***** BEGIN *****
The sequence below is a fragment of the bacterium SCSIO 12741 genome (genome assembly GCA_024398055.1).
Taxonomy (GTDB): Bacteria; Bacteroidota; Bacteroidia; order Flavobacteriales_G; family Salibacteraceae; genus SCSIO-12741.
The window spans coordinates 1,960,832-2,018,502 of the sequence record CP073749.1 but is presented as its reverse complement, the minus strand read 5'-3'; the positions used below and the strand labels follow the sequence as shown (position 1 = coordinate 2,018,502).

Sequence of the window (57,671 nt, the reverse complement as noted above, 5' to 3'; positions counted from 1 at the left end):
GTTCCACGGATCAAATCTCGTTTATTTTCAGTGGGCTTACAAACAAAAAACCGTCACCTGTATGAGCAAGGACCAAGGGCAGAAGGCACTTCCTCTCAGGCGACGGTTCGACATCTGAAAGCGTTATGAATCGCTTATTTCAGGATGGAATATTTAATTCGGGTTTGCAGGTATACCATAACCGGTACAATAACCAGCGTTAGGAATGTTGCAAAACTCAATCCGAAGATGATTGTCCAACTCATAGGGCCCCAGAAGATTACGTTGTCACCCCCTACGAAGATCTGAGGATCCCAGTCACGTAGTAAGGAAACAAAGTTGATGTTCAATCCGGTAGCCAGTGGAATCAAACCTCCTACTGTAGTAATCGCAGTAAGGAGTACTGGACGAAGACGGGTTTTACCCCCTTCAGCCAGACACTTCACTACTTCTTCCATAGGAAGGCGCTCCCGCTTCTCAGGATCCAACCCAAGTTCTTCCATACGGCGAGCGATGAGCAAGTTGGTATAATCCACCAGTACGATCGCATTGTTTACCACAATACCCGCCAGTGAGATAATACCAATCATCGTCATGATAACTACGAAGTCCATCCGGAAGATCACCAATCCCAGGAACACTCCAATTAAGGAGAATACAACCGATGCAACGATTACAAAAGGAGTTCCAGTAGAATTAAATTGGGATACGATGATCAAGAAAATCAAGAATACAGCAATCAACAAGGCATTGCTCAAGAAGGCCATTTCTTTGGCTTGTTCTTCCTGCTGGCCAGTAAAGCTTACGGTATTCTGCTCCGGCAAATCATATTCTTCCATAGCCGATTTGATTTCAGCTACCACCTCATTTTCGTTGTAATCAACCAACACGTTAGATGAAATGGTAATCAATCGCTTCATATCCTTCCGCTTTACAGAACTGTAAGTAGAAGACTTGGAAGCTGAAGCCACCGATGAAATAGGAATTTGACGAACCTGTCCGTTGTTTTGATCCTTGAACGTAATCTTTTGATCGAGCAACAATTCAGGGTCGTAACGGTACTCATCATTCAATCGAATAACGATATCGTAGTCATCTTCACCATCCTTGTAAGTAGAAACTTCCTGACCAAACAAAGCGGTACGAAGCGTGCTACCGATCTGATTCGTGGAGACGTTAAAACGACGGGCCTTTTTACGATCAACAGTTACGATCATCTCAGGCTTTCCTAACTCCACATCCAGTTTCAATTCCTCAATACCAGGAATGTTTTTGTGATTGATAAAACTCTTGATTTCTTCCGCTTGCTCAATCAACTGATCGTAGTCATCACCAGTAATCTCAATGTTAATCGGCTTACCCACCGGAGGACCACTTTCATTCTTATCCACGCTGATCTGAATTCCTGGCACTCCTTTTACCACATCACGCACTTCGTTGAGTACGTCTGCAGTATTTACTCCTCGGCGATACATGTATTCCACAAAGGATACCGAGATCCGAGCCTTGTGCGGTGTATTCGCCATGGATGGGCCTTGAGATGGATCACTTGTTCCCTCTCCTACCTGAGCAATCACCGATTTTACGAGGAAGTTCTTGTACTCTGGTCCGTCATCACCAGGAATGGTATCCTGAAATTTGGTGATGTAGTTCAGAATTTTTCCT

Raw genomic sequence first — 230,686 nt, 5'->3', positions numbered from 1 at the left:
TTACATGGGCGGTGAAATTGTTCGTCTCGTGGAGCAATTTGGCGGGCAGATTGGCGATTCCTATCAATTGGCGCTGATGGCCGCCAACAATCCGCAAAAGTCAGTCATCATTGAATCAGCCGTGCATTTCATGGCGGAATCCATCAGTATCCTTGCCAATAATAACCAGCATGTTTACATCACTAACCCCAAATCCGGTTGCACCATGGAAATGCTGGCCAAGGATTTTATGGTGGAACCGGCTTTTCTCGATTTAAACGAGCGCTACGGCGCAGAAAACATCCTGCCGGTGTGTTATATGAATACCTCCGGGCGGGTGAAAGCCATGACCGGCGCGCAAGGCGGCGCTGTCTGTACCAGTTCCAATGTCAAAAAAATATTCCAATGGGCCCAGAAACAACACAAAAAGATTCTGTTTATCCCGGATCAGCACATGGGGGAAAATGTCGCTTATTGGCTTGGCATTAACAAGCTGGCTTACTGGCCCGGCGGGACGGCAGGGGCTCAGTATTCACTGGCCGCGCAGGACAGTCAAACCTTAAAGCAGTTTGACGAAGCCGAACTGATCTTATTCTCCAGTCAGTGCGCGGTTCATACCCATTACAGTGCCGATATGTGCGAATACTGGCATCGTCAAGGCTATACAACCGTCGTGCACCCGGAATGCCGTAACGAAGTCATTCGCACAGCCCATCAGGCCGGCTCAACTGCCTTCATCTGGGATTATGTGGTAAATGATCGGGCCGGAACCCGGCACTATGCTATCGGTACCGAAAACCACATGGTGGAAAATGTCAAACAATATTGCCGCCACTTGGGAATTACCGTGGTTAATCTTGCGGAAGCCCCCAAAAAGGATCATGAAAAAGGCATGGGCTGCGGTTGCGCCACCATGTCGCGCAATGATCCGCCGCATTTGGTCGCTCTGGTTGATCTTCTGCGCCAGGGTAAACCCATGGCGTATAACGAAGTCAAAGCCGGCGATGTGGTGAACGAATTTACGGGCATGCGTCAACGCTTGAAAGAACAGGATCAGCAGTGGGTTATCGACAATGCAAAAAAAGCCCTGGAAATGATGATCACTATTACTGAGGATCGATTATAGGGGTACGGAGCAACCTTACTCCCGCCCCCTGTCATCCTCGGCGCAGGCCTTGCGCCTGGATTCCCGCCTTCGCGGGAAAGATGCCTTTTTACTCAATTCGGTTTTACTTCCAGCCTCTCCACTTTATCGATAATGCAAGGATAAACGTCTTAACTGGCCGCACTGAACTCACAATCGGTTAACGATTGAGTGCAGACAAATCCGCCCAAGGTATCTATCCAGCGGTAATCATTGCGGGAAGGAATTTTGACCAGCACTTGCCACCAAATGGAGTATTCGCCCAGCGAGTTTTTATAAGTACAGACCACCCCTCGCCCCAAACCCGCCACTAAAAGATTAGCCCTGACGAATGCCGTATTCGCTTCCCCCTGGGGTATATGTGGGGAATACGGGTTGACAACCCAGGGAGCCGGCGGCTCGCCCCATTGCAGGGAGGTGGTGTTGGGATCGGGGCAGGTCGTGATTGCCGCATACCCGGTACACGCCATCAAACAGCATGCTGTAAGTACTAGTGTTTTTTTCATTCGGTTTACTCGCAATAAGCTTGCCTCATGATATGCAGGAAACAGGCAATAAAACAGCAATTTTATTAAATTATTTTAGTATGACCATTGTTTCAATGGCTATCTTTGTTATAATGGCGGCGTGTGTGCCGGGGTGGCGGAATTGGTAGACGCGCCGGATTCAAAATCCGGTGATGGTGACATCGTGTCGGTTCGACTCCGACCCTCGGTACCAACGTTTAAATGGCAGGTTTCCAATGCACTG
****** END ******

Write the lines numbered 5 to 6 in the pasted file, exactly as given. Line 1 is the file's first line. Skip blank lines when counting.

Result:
GTTCCACGGATCAAATCTCGTTTATTTTCAGTGGGCTTACAAACAAAAAACCGTCACCTGTATGAGCAAGGACCAAGGGCAGAAGGCACTTCCTCTCAGGCGACGGTTCGACATCTGAAAGCGTTATGAATCGCTTATTTCAGGATGGAATATTTAATTCGGGTTTGCAGGTATACCATAACCGGTACAATAACCAGCGTTAGGAATGTTGCAAAACTCAATCCGAAGATGATTGTCCAACTCATAGGGCCCCAGAAGATTACGTTGTCACCCCCTACGAAGATCTGAGGATCCCAGTCACGTAGTAAGGAAACAAAGTTGATGTTCAATCCGGTAGCCAGTGGAATCAAACCTCCTACTGTAGTAATCGCAGTAAGGAGTACTGGACGAAGACGGGTTTTACCCCCTTCAGCCAGACACTTCACTACTTCTTCCATAGGAAGGCGCTCCCGCTTCTCAGGATCCAACCCAAGTTCTTCCATACGGCGAGCGATGAGCAAGTTGGTATAATCCACCAGTACGATCGCATTGTTTACCACAATACCCGCCAGTGAGATAATACCAATCATCGTCATGATAACTACGAAGTCCATCCGGAAGATCACCAATCCCAGGAACACTCCAATTAAGGAGAATACAACCGATGCAACGATTACAAAAGGAGTTCCAGTAGAATTAAATTGGGATACGATGATCAAGAAAATCAAGAATACAGCAATCAACAAGGCATTGCTCAAGAAGGCCATTTCTTTGGCTTGTTCTTCCTGCTGGCCAGTAAAGCTTACGGTATTCTGCTCCGGCAAATCATATTCTTCCATAGCCGATTTGATTTCAGCTACCACCTCATTTTCGTTGTAATCAACCAACACGTTAGATGAAATGGTAATCAATCGCTTCATATCCTTCCGCTTTACAGAACTGTAAGTAGAAGACTTGGAAGCTGAAGCCACCGATGAAATAGGAATTTGACGAACCTGTCCGTTGTTTTGATCCTTGAACGTAATCTTTTGATCGAGCAACAATTCAGGGTCGTAACGGTACTCATCATTCAATCGAATAACGATATCGTAGTCATCTTCACCATCCTTGTAAGTAGAAACTTCCTGACCAAACAAAGCGGTACGAAGCGTGCTACCGATCTGATTCGTGGAGACGTTAAAACGACGGGCCTTTTTACGATCAACAGTTACGATCATCTCAGGCTTTCCTAACTCCACATCCAGTTTCAATTCCTCAATACCAGGAATGTTTTTGTGATTGATAAAACTCTTGATTTCTTCCGCTTGCTCAATCAACTGATCGTAGTCATCACCAGTAATCTCAATGTTAATCGGCTTACCCACCGGAGGACCACTTTCATTCTTATCCACGCTGATCTGAATTCCTGGCACTCCTTTTACCACATCACGCACTTCGTTGAGTACGTCTGCAGTATTTACTCCTCGGCGATACATGTATTCCACAAAGGATACCGAGATCCGAGCCTTGTGCGGTGTATTCGCCATGGATGGGCCTTGAGATGGATCACTTGTTCCCTCTCCTACCTGAGCAATCACCGATTTTACGAGGAAGTTCTTGTACTCTGGTCCGTCATCACCAGGAATGGTATCCTGAAATTTGGTGATGTAGTTCAGAATTTTTCCT

Raw genomic sequence first — 230,686 nt, 5'->3', positions numbered from 1 at the left: